For some unknown reason, God calms the storm for us. He grants us peace. For our brothers and sisters a world away He allows the storm to rage. For them there is no peace.
Eurythmics are always represented in my iPod playlist. Lately, though, I have had their song “Peace Is Just A Word” on repeat. The lyrics are the reflection of one who has given up hope for peace on Earth and the surrender that comes from that loss of hope:
Stop the world
My fear is that peace IS just a word. Of course I hope I’m wrong, and I pray that the storm will be calmed for those caught in its fury. But if God will not calm the storm, I pray that God will calm His children. That He will give them a sense of inner peace and strength that will enable them to carry on in a broken and bleeding world. I pray that they will be able to see God in the ashes and the rubble. That they will still hear His voice calling to them and comforting them in the eye of the storm. And that they will call to Him in reply.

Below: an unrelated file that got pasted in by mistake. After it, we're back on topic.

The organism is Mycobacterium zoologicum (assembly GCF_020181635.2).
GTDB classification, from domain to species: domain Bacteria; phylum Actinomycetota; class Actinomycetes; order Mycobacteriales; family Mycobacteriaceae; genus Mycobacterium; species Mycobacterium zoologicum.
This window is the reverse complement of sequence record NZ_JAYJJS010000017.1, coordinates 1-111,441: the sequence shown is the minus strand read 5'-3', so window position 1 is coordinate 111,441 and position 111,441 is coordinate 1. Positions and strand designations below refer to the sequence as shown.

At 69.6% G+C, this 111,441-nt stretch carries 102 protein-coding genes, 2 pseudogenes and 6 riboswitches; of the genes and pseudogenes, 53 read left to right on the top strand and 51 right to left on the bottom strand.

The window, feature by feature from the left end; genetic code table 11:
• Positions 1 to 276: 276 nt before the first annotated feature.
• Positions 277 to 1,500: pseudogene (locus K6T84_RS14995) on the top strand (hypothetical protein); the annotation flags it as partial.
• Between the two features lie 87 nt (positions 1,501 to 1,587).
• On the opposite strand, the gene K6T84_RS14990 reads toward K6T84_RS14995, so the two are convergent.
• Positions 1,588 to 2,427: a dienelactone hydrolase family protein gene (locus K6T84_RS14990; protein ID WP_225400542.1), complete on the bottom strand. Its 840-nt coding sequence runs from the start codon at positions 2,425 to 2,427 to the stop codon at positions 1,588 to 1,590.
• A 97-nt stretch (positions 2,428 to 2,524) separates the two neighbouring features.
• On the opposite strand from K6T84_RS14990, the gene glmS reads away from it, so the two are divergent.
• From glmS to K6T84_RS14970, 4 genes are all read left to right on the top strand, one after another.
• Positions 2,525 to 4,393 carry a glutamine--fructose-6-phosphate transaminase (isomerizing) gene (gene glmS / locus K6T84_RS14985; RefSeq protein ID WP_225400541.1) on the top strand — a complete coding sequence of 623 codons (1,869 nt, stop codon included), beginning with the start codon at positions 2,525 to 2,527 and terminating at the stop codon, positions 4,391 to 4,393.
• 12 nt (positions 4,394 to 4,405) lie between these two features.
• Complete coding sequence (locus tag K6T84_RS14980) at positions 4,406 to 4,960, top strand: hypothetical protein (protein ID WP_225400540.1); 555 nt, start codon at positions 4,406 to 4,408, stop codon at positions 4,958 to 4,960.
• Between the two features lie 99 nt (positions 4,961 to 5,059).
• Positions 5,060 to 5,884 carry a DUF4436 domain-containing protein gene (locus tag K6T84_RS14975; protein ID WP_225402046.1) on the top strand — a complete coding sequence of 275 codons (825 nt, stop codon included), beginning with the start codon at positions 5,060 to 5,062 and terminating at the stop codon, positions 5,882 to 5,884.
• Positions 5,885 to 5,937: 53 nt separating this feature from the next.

But mostly I just pray for peace.
Thanks to Amanda and some new friends, I realized I have WAY more than ten things to list about my experiences in the music industry. So for this week, here’s the next chapter:
Top Ten Times I Asked Myself The Question, “What Am I Doing With My Life?” While Working In Christian Music (Vol. II)
10. The time I went shopping for food for the bus on a promo tour and one of our VPs gave me his/her “rider” for his/her bus food requirements: 1) Creamy Skippy peanut butter (with his/her own spoon), 2) Bananas without brown spots and 3) Bottled water (Dasani preferred).
9. The time I was with a band in Dallas and we got stuck on the wrong side of the Christmas parade in the downtown area. I could NOT find a way around or through the parade route and the band decided to nickname me Powder.
8. The time I showed up to the bus for another promo tour and the bus driver only had one leg.